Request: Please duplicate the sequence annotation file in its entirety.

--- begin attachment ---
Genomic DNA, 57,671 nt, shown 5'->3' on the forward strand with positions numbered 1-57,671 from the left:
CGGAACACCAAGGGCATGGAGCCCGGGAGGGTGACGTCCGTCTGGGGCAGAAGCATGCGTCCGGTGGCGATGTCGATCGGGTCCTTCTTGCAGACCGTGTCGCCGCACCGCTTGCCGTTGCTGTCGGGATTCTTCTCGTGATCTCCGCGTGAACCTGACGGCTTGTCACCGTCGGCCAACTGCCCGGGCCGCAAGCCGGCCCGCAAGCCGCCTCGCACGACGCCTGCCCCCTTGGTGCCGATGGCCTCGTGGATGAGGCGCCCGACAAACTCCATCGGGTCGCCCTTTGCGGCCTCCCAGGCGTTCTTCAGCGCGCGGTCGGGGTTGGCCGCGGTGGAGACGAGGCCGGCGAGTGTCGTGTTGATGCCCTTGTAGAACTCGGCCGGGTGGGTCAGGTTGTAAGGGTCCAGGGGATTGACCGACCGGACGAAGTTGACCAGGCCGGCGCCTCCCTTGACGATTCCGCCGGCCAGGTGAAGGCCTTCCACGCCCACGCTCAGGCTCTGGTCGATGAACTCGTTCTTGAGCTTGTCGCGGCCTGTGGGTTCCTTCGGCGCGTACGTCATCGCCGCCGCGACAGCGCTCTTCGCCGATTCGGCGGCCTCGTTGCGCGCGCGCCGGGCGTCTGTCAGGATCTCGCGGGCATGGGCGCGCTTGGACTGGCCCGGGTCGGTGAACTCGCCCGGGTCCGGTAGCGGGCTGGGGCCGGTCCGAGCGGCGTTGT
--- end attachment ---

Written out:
Genomic DNA, 57,671 nt, shown 5'->3' on the forward strand with positions numbered 1-57,671 from the left:
CGGAACACCAAGGGCATGGAGCCCGGGAGGGTGACGTCCGTCTGGGGCAGAAGCATGCGTCCGGTGGCGATGTCGATCGGGTCCTTCTTGCAGACCGTGTCGCCGCACCGCTTGCCGTTGCTGTCGGGATTCTTCTCGTGATCTCCGCGTGAACCTGACGGCTTGTCACCGTCGGCCAACTGCCCGGGCCGCAAGCCGGCCCGCAAGCCGCCTCGCACGACGCCTGCCCCCTTGGTGCCGATGGCCTCGTGGATGAGGCGCCCGACAAACTCCATCGGGTCGCCCTTTGCGGCCTCCCAGGCGTTCTTCAGCGCGCGGTCGGGGTTGGCCGCGGTGGAGACGAGGCCGGCGAGTGTCGTGTTGATGCCCTTGTAGAACTCGGCCGGGTGGGTCAGGTTGTAAGGGTCCAGGGGATTGACCGACCGGACGAAGTTGACCAGGCCGGCGCCTCCCTTGACGATTCCGCCGGCCAGGTGAAGGCCTTCCACGCCCACGCTCAGGCTCTGGTCGATGAACTCGTTCTTGAGCTTGTCGCGGCCTGTGGGTTCCTTCGGCGCGTACGTCATCGCCGCCGCGACAGCGCTCTTCGCCGATTCGGCGGCCTCGTTGCGCGCGCGCCGGGCGTCTGTCAGGATCTCGCGGGCATGGGCGCGCTTGGACTGGCCCGGGTCGGTGAACTCGCCCGGGTCCGGTAGCGGGCTGGGGCCGGTCCGAGCGGCGTTGT